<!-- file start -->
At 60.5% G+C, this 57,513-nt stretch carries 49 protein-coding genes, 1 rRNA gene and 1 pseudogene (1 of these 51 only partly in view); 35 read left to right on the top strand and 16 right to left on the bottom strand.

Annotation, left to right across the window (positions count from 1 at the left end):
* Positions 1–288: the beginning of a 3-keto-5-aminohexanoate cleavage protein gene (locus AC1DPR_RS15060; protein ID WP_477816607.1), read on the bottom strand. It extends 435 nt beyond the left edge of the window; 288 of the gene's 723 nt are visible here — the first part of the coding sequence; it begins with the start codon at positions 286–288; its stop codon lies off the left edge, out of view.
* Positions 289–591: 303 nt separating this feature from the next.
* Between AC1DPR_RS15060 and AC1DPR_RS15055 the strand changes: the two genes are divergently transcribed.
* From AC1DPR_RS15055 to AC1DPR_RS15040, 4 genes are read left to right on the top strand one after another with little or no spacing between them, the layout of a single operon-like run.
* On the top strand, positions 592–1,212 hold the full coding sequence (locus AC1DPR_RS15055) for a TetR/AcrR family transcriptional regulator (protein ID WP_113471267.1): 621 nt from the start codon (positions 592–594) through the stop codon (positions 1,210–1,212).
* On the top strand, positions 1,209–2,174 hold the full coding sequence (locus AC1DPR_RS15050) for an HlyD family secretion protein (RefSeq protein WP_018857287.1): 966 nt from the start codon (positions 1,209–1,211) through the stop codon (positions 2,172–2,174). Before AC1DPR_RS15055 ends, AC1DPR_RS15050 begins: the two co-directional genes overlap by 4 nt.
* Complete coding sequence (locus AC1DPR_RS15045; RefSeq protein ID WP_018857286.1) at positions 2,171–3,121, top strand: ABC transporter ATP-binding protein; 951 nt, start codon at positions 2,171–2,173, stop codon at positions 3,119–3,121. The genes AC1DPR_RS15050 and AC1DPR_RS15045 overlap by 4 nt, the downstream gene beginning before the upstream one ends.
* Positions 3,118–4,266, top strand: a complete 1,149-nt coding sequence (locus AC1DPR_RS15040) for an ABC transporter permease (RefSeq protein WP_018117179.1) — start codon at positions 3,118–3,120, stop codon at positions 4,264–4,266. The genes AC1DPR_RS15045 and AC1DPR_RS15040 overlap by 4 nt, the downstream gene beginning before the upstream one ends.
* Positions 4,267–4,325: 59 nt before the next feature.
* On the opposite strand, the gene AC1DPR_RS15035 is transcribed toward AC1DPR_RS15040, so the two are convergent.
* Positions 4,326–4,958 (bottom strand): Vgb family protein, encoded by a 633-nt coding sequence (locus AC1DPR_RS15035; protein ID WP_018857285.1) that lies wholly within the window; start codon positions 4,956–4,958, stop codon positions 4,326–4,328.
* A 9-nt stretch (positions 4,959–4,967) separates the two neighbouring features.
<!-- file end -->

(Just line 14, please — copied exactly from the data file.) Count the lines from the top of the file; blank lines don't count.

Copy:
* A 9-nt stretch (positions 4,959–4,967) separates the two neighbouring features.